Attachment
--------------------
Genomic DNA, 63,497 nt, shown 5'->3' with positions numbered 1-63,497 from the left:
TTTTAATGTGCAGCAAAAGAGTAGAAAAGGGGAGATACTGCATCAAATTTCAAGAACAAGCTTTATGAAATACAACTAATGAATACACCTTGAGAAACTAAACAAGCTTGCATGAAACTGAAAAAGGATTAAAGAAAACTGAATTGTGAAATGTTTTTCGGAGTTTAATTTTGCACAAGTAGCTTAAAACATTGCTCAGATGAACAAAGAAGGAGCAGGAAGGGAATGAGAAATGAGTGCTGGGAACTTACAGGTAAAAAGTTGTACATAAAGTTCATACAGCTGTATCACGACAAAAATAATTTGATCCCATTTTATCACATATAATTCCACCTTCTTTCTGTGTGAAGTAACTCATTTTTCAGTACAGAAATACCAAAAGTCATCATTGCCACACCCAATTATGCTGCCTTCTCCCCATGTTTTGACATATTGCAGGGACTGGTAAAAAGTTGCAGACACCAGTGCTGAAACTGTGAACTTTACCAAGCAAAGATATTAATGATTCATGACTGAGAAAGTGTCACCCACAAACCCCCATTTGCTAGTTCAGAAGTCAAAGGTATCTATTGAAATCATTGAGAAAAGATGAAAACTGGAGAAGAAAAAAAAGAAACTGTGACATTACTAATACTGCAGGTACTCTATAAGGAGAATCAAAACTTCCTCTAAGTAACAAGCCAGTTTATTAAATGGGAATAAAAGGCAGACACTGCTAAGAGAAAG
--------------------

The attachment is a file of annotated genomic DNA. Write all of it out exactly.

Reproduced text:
Genomic DNA, 63,497 nt, shown 5'->3' with positions numbered 1-63,497 from the left:
TTTTAATGTGCAGCAAAAGAGTAGAAAAGGGGAGATACTGCATCAAATTTCAAGAACAAGCTTTATGAAATACAACTAATGAATACACCTTGAGAAACTAAACAAGCTTGCATGAAACTGAAAAAGGATTAAAGAAAACTGAATTGTGAAATGTTTTTCGGAGTTTAATTTTGCACAAGTAGCTTAAAACATTGCTCAGATGAACAAAGAAGGAGCAGGAAGGGAATGAGAAATGAGTGCTGGGAACTTACAGGTAAAAAGTTGTACATAAAGTTCATACAGCTGTATCACGACAAAAATAATTTGATCCCATTTTATCACATATAATTCCACCTTCTTTCTGTGTGAAGTAACTCATTTTTCAGTACAGAAATACCAAAAGTCATCATTGCCACACCCAATTATGCTGCCTTCTCCCCATGTTTTGACATATTGCAGGGACTGGTAAAAAGTTGCAGACACCAGTGCTGAAACTGTGAACTTTACCAAGCAAAGATATTAATGATTCATGACTGAGAAAGTGTCACCCACAAACCCCCATTTGCTAGTTCAGAAGTCAAAGGTATCTATTGAAATCATTGAGAAAAGATGAAAACTGGAGAAGAAAAAAAAGAAACTGTGACATTACTAATACTGCAGGTACTCTATAAGGAGAATCAAAACTTCCTCTAAGTAACAAGCCAGTTTATTAAATGGGAATAAAAGGCAGACACTGCTAAGAGAAAG